At the time many saw Casado’s coup as a cowardly betrayal. The author of ‘Homage to Catalonia’, George Orwell, took a contrary view. In a review of Casado’s memoirs published in January 1940, Orwell wrote in his usual omniscient style: ‘Considering the actual military situation it is difficult not to feel that Casado was right.’ Yet those on the spot, or at least those who remained loyal to their Republican cause and saw the dangers inherent in a Fascist victory, thought otherwise. Even Orwell came to recognise the error of welcoming Franco’s victory. Less than a year after his original review he declared that Franco’s victory was a disaster for the Spanish people.
In the early 1940s, probably influenced by discussions with Negrín, who was at the time in exile in Britain, Orwell had second thoughts. He conceded that the war was not lost because of splits on the left and the suppression of the POUM (Partido Obrera de Unificación Marxista) by Popular Front government forces. Rather, contra to ‘Homage to Catalonia’, he had come to the view (in ‘Looking Back on the Spanish Civil War’, 1943) that ‘the Trotskyist thesis that the war could have been won if the revolution had not been sabotaged was probably false. The fascists won because they were stronger (militarily). No political strategy could offset that.’ But Orwell made little, if any, attempt to ensure that future editions of ‘Homage to Catalonia’ reflected his true views on the POUM and the real reasons for the Republic’s defeat. He and his publishers preferred to retain the anti-communist and anti-Soviet views expressed in the book, knowing that these were in line with the Cold War positions which found favour in the late 1940s with the political establishment of both Britain and the United States.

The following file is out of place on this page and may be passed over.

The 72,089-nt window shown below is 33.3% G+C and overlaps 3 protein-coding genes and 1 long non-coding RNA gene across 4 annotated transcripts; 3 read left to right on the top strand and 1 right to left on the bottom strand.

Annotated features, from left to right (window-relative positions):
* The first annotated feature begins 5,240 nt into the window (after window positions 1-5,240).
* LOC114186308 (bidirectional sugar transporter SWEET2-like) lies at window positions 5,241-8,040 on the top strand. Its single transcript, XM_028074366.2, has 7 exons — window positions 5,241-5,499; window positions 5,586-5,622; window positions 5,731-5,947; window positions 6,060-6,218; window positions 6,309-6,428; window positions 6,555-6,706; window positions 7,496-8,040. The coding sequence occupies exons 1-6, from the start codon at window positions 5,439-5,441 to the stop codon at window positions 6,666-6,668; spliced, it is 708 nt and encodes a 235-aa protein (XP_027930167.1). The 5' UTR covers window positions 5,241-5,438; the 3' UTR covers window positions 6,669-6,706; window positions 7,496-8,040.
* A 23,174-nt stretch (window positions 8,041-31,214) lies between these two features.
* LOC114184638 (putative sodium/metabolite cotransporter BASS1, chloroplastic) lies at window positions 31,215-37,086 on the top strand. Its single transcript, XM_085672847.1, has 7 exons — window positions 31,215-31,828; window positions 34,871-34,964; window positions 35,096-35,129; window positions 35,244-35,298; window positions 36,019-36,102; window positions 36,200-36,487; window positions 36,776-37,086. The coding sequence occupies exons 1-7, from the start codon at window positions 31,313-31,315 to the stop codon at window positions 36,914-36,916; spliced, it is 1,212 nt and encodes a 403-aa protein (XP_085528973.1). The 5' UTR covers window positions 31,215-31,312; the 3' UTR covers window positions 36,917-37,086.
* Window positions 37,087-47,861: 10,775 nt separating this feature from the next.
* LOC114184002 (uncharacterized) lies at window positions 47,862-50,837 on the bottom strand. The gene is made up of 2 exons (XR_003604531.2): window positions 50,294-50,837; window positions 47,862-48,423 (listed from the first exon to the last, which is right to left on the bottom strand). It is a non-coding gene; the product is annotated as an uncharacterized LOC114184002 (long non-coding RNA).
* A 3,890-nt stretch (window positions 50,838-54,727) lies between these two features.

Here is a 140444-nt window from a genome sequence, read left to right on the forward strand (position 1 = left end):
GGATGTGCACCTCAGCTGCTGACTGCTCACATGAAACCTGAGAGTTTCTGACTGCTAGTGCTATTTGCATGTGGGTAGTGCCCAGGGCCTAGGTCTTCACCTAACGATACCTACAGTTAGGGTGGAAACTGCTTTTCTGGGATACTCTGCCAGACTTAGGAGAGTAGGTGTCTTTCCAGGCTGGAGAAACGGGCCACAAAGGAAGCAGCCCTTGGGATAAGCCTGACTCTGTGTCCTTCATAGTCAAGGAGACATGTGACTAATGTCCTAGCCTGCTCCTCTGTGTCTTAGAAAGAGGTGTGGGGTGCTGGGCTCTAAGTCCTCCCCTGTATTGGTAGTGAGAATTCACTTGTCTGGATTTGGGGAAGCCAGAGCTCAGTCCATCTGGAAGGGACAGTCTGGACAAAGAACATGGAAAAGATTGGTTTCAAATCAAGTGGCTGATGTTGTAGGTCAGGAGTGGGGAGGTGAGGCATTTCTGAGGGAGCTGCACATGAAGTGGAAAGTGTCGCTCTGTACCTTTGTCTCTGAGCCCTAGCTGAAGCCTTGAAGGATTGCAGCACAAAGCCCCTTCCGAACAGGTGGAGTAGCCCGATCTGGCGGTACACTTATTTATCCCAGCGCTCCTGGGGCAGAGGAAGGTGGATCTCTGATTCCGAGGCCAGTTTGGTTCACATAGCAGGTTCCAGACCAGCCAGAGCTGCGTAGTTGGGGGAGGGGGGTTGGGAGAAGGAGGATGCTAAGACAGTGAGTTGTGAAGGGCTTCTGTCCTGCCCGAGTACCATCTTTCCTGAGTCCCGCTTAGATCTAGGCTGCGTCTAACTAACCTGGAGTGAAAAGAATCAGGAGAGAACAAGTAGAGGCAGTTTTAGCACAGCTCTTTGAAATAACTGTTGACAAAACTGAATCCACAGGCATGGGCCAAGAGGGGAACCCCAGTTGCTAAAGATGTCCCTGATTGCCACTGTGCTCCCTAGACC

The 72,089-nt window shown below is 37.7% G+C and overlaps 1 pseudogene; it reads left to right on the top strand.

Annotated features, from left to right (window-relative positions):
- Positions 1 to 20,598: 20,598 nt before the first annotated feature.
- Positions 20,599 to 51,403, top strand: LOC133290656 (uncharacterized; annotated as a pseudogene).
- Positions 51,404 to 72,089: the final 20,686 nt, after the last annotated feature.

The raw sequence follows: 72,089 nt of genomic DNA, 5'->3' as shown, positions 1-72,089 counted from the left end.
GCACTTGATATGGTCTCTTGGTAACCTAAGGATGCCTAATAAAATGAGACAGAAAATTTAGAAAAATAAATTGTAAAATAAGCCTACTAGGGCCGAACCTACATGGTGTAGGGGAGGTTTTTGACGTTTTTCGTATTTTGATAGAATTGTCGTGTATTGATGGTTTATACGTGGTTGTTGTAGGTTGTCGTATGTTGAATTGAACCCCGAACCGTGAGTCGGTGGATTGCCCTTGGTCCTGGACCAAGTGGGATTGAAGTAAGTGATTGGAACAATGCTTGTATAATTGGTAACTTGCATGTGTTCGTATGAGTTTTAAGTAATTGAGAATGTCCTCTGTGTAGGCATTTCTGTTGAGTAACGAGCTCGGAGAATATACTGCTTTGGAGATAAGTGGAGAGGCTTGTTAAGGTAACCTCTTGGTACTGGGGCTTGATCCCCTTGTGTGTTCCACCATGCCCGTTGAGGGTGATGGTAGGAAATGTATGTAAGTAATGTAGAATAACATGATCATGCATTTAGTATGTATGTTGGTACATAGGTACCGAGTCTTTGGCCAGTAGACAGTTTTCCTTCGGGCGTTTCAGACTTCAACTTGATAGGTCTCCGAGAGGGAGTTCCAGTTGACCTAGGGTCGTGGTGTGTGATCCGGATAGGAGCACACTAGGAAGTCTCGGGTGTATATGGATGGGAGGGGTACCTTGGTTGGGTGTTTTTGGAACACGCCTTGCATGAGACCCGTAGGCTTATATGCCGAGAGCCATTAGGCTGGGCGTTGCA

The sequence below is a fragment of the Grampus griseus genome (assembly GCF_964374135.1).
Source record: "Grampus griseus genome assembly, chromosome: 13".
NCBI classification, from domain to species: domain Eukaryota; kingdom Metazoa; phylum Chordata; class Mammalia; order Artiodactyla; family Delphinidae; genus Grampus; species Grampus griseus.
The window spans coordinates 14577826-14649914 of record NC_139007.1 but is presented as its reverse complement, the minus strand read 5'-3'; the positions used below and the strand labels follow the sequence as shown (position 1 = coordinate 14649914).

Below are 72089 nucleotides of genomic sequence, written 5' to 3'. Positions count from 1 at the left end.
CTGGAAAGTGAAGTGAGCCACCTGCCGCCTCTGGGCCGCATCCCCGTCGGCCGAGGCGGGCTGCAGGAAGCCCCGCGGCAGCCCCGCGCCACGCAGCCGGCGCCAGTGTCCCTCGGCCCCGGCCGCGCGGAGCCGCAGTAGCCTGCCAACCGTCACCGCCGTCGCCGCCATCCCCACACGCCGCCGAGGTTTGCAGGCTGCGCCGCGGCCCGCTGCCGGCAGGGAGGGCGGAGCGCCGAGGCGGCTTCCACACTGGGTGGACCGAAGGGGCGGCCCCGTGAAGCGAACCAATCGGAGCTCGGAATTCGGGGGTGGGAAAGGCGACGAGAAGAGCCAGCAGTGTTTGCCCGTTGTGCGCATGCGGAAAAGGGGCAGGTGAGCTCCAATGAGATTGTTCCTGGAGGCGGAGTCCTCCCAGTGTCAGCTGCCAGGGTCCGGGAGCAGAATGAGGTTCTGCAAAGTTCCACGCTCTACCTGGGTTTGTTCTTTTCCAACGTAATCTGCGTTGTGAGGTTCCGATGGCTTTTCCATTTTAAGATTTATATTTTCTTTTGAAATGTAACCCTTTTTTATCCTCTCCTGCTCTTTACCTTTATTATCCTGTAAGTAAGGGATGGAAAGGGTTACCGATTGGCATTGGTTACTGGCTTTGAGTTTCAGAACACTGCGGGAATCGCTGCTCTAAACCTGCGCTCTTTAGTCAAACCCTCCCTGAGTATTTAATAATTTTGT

Although the Republican side was defeated, the stand taken by democratic Spain showed that it was possible to confront the growing threat of expansionist fascism. Notwithstanding the adverse balance of military forces, the example of the Spanish Republican army, aided by the International Brigades and supported by the Soviet Union, was to inspire the resistance movement throughout Nazi-occupied Europe. In many respects the Spanish Civil War was the first battle in the struggle to defeat Nazism. That the Second World War was won owes much to the stance taken by the Spanish people and the International Brigades, who showed that it was necessary and possible to stand up to the fascist war machine, thus showing up the futility of the appeasement strategy of the Western powers before 1939. But the fruits of this victory were not passed on to the Spanish people. Over the next 35 years many thousands were to die in Franco’s prisons while the Western democracies stood aside, seeing Franco as an important ally in the Cold War against the spread of socialism and national liberation.
Among Tom Sibley’s publications is a biography of former Canadian International Brigader Bert Ramelson, ‘Revolutionary Communist at Work’ (Lawrence & Wishart, 2011). He has also co-edited and written an introduction for ‘Two Pamphlets from the Spanish Civil War’ (Manifesto Press, 2019).
Posted on 21 March 2019.